I've been using Dropbox since college, so it's probably been about 8 years at this point. That's insane, but it is what it is. I used to use it for sharing projects or storing a few documents in the cloud that nobody understood back then (does anyone understand it now?!), but now I use it for so much more.
DISCLAIMER: You can totally use other cloud storage this way, I just chose Dropbox because I was already using it for a lot of things already, beginning 8 years ago. More on that in a minute.
Obviously, Dropbox is cloud storage, but how does cloud storage play an applicable role in our everyday lives?
I utilize Dropbox in three distinct ways:
- Camera Roll Backup. The other day I deleted over 800 photos from my phone's camera roll. Most everything were either screenshots of random stuff or multiples of the same picture of Brighten. I know so many people that keep thousands of photos on their phone, and there's not really anything wrong with that, except when you run out of storage or want to scroll through your phone to find one picture from last year. Basically, it makes it hard to organize everything. That's where Dropbox comes in. I have the Dropbox app downloaded to my phone and I have "Camera Uploads" turned on. That way, every time I take a picture, Dropbox uploads it to the cloud and it's there unless I delete it from Dropbox. This means I can delete photos from my phone or iPad without even thinking twice, because they're already all backed up in Dropbox. Typically, I go into Dropbox on my computer about once a month and file all of my pictures into categories based on month so that I can easily find them later on.
- External Hard Drive Replacement. Since I graduated from college, I've had two hard drives crash on me. TWO! And they had everything from my high school prom pictures to college papers - things that aren't make or break for everyday life, but that are sentimental and that I really wanted to keep. After those two fiascos and paying over $300 each time to get the hard drives recovered, plus buying new hard drives, I decided to take my free version of Dropbox and upgrade to Dropbox Plus. Dropbox Plus is $99 per year, or $10 per month, for 1 TB of storage. At first I really didn't want to pay for storage, but then when I remembered the $600+ that I'd spent on recovering my hard drives and the $200+ I'd spent replacing the broken hard drives, and realized I could get 8 years of Dropbox Plus for that amount. It was a no brainer. It took some major time to upload everything that I wanted onto my Dropbox Plus account, but once I got everything there was it amazing. BONUS: Now I can access pictures from high school, college, and ALL of the thousands of pictures of Brighten all from my phone, iPad, AND computer. What's up, #tbt?!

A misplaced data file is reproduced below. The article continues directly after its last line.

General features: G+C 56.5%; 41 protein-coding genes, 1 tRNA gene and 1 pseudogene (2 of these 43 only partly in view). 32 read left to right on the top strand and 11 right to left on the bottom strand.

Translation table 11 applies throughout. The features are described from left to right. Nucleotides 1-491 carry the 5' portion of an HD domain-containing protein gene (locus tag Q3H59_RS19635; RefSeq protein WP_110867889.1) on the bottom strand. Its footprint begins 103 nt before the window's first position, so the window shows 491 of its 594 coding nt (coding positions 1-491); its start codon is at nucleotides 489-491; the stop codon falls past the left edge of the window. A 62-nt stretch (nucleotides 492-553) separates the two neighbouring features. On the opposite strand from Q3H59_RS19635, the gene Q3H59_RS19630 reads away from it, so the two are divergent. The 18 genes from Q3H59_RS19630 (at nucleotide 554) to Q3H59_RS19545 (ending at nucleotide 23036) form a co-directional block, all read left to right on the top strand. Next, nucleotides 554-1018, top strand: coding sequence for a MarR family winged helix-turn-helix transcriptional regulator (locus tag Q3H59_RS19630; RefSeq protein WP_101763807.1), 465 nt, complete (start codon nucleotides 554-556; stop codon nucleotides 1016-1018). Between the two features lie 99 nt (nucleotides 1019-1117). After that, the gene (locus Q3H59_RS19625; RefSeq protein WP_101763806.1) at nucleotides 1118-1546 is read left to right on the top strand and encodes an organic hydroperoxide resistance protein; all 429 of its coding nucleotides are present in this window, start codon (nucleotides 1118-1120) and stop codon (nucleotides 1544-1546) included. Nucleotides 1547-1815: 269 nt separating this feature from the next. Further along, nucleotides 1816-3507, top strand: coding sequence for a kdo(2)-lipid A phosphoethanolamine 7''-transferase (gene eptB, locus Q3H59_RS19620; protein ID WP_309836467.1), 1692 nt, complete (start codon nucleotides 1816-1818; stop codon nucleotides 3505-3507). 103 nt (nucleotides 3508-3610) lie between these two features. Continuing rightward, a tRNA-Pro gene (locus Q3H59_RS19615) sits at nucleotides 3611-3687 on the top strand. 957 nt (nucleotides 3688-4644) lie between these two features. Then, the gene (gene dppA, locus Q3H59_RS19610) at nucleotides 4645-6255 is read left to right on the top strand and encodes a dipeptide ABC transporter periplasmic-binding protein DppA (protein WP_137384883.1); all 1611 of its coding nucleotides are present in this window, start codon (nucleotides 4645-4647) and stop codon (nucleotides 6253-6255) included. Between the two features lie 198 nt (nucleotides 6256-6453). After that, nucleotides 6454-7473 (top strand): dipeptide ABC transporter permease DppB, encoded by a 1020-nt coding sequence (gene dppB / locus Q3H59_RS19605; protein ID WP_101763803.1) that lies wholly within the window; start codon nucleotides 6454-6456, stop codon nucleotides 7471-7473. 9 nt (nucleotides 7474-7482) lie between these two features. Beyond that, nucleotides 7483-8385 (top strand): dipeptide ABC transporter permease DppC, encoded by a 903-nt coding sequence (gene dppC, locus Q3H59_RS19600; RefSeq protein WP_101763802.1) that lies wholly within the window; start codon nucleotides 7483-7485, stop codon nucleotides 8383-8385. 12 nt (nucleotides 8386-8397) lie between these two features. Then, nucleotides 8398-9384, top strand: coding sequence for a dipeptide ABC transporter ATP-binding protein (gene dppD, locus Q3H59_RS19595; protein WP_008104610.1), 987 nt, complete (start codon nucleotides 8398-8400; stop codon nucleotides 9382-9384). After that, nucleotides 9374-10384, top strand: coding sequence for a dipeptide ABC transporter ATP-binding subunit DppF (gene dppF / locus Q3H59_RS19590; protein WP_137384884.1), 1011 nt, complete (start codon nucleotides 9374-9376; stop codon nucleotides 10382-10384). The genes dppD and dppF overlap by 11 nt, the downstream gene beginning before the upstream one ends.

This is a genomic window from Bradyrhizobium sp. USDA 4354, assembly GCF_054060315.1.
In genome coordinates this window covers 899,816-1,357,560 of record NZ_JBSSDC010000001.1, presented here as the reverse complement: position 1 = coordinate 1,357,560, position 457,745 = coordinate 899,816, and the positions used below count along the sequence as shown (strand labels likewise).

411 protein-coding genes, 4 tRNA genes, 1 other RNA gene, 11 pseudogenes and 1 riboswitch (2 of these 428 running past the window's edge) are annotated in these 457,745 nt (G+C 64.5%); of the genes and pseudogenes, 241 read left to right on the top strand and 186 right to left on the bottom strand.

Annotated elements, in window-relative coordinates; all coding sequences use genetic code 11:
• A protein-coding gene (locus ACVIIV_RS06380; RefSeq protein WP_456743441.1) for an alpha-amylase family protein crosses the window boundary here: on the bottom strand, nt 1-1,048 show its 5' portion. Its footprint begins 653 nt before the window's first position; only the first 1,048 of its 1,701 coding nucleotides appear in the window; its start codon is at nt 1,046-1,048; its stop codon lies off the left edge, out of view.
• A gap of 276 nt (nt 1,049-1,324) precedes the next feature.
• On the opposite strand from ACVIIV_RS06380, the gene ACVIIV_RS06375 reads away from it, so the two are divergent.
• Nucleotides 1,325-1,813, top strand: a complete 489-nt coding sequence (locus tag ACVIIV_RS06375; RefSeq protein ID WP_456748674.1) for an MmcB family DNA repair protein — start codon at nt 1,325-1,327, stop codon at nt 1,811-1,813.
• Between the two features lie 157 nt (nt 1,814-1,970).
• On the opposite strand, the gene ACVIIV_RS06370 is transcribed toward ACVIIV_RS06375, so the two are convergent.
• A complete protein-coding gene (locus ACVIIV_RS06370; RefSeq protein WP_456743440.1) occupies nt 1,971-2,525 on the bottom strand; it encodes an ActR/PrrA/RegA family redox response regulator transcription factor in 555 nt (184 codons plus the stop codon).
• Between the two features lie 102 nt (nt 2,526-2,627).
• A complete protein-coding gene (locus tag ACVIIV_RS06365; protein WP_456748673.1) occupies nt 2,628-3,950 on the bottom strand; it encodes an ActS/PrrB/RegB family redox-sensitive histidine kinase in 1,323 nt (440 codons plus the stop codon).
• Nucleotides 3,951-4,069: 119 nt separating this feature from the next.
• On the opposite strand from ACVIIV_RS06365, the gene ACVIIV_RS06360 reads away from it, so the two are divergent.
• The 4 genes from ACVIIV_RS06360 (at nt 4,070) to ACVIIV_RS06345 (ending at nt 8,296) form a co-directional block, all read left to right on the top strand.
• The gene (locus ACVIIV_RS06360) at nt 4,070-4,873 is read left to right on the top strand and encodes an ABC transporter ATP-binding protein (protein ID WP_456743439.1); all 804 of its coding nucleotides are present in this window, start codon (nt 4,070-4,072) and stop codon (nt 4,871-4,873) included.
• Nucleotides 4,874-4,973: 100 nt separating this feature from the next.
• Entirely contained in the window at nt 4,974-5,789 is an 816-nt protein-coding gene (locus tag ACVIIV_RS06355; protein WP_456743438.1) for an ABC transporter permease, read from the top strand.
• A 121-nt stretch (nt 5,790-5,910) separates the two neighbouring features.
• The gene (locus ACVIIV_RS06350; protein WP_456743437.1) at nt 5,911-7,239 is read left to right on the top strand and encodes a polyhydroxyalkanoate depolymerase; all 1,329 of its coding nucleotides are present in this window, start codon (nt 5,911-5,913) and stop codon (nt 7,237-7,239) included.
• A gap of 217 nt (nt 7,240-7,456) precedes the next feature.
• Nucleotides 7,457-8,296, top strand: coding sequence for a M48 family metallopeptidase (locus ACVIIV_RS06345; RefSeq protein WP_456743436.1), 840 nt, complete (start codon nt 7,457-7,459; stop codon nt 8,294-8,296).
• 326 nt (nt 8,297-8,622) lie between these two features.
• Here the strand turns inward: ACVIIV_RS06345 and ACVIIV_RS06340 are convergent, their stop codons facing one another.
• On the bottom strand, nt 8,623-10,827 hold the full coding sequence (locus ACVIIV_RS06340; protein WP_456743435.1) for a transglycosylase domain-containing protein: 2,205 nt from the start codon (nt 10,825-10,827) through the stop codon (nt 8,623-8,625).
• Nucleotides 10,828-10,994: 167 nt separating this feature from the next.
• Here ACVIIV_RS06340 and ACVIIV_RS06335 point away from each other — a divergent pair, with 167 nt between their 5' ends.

- Sharable Storage for Client Documents. Now that Jason and I both run our own businesses, we have to share a lot of files with clients. These files can be pretty large. Jason frequently shares video files and I share large PDFs or photos. If we relied on email, we'd never be able to send files to our clients without getting them kicked back to us. But, with Dropbox, we are able to save our files from our Desktop and then share a link with our clients seamlessly. From there, our clients can either download the file(s) or save them to their own Dropbox account if they have one. You can also request files from Dropbox Plus, which I love if I'm working on a branding project and need fonts, photos, logos, etc.
Like I said before, Dropbox is not the only cloud storage out there. In fact, it may not even be the best cloud storage out there. But, it's my favorite. And truly, that's what this blog is all about, right?! More than anything I love that everything is in one place and I don't have to carry around a hard drive to find a logo I created last year to email to a client.